600-Year-Old Bras Uncovered in Austrian Castle
Victoria's Secret might get credit for reinventing the brassiere, but the earliest-known bras now date back to the Middle Ages, according to Austrian archeologists at the University of Innsbruck.
The university said Wednesday that it found four linen bras in an Austrian castle dating back to the 1400s, proving that women wore bras more than 600 years ago. It's such a revolutionary find because fashion experts thought the modern-day bra was only about 100 years old after women became tired of tight corsets.
One specimen in particular "looks exactly like a [modern] brassiere," Hilary Davidson, fashion curator for the London Museum, told The Associated Press. "These are amazing finds."
Some of the ancient bras were intricately decorated with lace, suggesting that they were meant to be seen by someone else other than the person wearing it.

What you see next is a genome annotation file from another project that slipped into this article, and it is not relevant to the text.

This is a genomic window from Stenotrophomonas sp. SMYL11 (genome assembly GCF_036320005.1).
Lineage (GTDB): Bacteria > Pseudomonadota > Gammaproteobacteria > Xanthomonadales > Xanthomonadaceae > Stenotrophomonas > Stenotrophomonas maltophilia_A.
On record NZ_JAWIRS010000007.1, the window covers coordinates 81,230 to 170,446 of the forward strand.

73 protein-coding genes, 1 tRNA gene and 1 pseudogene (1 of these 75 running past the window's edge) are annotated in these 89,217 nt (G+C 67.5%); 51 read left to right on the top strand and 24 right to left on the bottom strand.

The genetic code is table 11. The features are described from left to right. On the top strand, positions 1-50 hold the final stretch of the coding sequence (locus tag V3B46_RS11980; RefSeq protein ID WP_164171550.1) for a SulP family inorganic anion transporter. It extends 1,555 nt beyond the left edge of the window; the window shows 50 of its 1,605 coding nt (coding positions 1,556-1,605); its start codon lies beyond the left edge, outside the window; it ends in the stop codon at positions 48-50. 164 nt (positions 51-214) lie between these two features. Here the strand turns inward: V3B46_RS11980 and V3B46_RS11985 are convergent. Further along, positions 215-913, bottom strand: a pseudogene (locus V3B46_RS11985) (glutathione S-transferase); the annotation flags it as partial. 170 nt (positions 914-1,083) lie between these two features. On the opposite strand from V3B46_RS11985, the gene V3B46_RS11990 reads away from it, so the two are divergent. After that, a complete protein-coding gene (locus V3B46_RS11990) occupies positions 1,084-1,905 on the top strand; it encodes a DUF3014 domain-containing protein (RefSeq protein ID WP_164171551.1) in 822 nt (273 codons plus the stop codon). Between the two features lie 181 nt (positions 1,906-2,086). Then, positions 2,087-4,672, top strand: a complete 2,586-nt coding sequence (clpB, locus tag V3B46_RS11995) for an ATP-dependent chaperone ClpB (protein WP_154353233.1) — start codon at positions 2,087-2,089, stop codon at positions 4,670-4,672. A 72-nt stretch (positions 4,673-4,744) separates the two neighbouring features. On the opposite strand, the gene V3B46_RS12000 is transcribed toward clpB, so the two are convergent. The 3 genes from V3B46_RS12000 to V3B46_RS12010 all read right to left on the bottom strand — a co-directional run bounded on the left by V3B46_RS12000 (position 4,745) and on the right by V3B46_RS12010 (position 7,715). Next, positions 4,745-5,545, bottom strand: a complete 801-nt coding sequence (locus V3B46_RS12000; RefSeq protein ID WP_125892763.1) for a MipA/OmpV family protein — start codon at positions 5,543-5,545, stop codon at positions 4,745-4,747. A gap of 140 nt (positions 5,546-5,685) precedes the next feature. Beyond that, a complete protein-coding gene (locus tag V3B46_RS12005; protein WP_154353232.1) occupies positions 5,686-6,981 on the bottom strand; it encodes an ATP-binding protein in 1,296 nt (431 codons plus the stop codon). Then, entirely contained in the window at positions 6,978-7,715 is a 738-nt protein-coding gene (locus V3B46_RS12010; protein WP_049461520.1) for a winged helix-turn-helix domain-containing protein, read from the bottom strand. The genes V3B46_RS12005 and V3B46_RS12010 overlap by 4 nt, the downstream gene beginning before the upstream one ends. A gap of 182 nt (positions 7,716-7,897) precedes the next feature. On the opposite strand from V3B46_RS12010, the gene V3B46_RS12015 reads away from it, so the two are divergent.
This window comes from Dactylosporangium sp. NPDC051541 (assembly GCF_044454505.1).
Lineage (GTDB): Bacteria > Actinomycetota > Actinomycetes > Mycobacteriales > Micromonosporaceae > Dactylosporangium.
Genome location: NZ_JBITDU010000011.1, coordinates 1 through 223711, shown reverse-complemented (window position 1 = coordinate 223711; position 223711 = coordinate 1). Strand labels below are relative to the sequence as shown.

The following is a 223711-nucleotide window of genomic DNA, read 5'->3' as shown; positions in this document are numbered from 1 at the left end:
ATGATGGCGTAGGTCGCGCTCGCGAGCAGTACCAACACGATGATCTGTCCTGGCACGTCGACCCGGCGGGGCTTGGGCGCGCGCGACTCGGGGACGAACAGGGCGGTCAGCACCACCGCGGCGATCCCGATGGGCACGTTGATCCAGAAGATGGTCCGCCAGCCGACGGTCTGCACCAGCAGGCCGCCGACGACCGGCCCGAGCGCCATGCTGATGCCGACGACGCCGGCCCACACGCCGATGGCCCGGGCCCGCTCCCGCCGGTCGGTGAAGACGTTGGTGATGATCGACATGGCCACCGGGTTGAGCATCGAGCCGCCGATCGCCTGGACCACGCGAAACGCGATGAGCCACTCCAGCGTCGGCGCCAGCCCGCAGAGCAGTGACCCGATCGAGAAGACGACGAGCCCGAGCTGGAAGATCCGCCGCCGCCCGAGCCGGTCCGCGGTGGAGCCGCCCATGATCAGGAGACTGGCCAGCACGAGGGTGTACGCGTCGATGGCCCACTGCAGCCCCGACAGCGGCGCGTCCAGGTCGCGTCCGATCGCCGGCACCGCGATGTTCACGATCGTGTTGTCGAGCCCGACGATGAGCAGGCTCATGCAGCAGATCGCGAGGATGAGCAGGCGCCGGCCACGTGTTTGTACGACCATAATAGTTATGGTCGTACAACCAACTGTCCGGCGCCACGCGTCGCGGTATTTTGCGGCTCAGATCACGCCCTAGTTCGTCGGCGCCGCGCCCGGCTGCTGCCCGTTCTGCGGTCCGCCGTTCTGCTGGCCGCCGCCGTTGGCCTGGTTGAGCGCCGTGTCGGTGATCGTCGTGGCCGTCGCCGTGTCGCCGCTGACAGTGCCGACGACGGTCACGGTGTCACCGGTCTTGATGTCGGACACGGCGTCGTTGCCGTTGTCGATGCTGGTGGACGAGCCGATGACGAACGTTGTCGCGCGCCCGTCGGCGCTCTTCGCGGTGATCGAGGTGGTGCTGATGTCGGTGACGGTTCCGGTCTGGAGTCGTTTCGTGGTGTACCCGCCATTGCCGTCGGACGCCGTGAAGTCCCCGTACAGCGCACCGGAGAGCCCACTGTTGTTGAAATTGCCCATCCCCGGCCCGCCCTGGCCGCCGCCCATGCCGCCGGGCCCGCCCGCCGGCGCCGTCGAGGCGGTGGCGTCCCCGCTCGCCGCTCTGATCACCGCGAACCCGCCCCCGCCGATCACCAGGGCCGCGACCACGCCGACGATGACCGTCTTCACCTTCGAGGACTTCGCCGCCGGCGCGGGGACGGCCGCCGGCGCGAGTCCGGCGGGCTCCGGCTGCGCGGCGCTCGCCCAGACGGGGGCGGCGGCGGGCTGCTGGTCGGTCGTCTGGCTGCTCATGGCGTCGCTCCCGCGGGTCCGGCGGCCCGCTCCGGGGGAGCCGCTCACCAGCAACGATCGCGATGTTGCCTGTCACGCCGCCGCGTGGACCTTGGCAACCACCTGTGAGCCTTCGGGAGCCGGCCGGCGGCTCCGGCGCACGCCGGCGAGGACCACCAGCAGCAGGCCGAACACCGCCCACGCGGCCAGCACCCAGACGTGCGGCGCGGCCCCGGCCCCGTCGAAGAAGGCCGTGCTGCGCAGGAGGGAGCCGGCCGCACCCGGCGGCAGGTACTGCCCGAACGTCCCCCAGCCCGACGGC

Although the linen garments were discovered in 2008, they did not make news until now, says Beatrix Nutz, the archaeologist responsible for the discovery. Researchers said the bras underwent carbon dating and they had to make sure the look of the bras fit with the 1400s.
"We didn't believe it ourselves," Nutz said. "From what we knew, there was no such thing as bra-like garments in the 15th century."
Among the more than 2,700 textile fragments that were found in the Lemberg Castle in Tyrol was a linen undergarment that looks like a pair of panties. Nutz said it is men's underwear because women did not wear anything under their flowing skirts in the Middle Ages.
Women started experimenting with bra-like garments in the 1800s, but it wasn't until when the modern-day brassier was invented by Mary Phelps Jacob, who received a patent for her bra in 1914.